Towards the beginning of the film, Cary Grant tells Ginger Rogers that he will always remember her character “just the way you look tonight;” evoking a look of confusion and a smirk from Rogers. The line is a reference to the song of the same title Fred Astaire sung to Rogers in Swing Time, the film in which the famous song was first heard.
We’re so lucky to have all of his [Robert MItchum’s] performances preserved on film. There was and is no other screen presence like his: dangerous, strong but guarded, ever-unconvinced by the actions of those around him, and that odd sense of someone smoldering on the inside but so damn cool on the outside. Now I just want to go home and watch Out of the Past, or Night of the Hunter, or The Lusty Men, or Macao, or Blood on the Moon and soak in every subtle expression and move, every word spoken by that low, mesmerizing voice; just anything Robert Mitchum ever did. —Jim Jarmusch
R.I.P. Cary Grant
Born Archibald Alexander Leach
January 18, 1904 - November 29, 1986
"Cary was magical. He was touched by the gods in the sense that he was different from everyone else. When he walked into a room, you had to look at him. Men liked him as well as women, and that’s incredibly rare. Men found him nonthreatening. If a woman said, ‘I’m in love with Cary Grant,’ most men couldn’t blame her."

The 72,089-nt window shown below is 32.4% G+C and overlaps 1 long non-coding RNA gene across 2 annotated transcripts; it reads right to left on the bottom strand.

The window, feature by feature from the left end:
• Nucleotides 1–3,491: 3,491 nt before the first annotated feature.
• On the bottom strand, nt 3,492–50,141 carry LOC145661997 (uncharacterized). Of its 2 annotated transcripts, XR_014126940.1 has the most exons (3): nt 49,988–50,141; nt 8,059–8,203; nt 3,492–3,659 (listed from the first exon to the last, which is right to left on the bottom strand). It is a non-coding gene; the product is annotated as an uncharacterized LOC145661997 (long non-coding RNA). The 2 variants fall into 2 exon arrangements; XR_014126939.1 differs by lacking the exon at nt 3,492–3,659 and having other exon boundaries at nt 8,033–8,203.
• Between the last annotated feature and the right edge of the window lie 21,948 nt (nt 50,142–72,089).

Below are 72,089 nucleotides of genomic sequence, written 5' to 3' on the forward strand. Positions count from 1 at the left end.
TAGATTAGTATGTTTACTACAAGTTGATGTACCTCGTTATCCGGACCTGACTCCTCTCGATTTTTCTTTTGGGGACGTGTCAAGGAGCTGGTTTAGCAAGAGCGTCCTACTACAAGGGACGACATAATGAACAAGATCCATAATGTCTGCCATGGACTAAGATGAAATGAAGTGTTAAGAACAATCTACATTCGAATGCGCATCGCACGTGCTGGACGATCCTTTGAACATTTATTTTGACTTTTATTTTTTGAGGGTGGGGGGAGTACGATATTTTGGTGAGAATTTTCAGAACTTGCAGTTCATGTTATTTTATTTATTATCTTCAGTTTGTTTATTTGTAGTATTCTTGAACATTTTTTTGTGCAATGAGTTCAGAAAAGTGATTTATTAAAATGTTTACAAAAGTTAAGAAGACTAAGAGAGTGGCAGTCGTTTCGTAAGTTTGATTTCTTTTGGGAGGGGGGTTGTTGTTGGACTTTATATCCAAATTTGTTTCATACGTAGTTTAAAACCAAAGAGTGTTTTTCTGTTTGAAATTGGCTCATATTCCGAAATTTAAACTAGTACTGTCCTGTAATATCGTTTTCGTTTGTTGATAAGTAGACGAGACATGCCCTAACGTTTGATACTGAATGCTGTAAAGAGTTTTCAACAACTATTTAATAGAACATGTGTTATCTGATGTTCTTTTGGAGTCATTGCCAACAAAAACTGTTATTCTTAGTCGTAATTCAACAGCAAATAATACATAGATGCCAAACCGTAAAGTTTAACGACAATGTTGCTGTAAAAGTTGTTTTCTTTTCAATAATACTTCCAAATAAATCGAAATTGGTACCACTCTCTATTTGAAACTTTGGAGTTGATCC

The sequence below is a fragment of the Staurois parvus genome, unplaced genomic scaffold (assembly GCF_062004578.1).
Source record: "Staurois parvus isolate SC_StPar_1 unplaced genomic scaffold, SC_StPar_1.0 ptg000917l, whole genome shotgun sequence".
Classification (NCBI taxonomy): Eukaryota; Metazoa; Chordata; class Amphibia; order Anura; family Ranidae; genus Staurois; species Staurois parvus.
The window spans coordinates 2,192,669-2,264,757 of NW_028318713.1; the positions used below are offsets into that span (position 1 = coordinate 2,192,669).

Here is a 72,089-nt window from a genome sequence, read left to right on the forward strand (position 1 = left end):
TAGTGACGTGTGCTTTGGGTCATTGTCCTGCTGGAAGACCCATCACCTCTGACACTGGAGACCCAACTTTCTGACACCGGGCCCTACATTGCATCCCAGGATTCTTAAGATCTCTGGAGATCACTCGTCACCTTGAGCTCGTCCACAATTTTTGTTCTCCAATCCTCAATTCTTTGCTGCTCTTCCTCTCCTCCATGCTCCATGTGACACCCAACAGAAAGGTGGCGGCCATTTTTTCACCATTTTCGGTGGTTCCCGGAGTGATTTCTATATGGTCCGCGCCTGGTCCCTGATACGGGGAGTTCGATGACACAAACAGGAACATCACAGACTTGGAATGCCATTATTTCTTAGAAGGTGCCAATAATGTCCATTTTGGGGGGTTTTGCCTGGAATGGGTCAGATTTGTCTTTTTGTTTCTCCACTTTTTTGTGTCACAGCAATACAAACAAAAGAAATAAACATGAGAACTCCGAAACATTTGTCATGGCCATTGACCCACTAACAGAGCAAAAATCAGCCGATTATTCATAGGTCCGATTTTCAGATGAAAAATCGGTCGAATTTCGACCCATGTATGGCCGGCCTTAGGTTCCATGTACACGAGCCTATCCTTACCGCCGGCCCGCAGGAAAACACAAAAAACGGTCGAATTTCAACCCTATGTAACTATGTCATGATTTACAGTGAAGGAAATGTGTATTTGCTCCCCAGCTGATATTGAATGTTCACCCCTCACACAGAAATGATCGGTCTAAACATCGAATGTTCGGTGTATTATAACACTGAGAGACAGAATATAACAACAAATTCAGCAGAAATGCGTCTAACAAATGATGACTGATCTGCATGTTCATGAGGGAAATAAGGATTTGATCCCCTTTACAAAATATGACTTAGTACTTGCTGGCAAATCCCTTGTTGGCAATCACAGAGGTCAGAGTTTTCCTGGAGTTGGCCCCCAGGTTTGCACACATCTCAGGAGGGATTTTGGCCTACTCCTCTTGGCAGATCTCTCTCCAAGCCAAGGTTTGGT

"Most celebrities are concerned with how they look and how people react to them. Cary reacted to other people. His success never went to his head. There are people who would walk into a room and say, ‘Here I am.’ Cary walked in and said, ‘There you are.’"
-Abigail Van Buren
"I remember his laughter. We always laughed a lot when we were together… He was like a great warm fireplace. He warmed you and made you feel super. He was what one would hope a movie star would be like."
"Dad used the expression ‘good stuff’ to declare happiness or, as one of his friends put it, he said it when pleased with the nature of things. He said it a lot. He had a happy way of life. His life was ‘good stuff.’"
Jimmy Stewart photographed by Alfred Eisenstaedt, 1938
”The Kiss” ▸ Elvis and Barbara Gray photographed by Alfred Wertheimer backstage at the Mosque Theater, Richmond, June 30, 1956.
"The whole episode took about a tenth of a second. A minute later Elvis was on stage. Just then I was coming down from the men’s room and saw this scene. Of Elvis and the girl flirting, kind of having this private moment. I said to myself, "If I shot this… Elvis may have me fired and I lose my job" but then I said to myself, "What the heck I’ll take the chance…" While I’m having this internal conversation I put the camera to my eye and see these two figures in silhouette with a window background. So I got a little closer and closer and before I knew it and start snapping. Now they block my way so I stand up on the railing to get another angle. I get one picture where Elvis is in close. Then Elvis makes his move… sticks out his tongue… and the rest is history." — Alfred Wertheimer.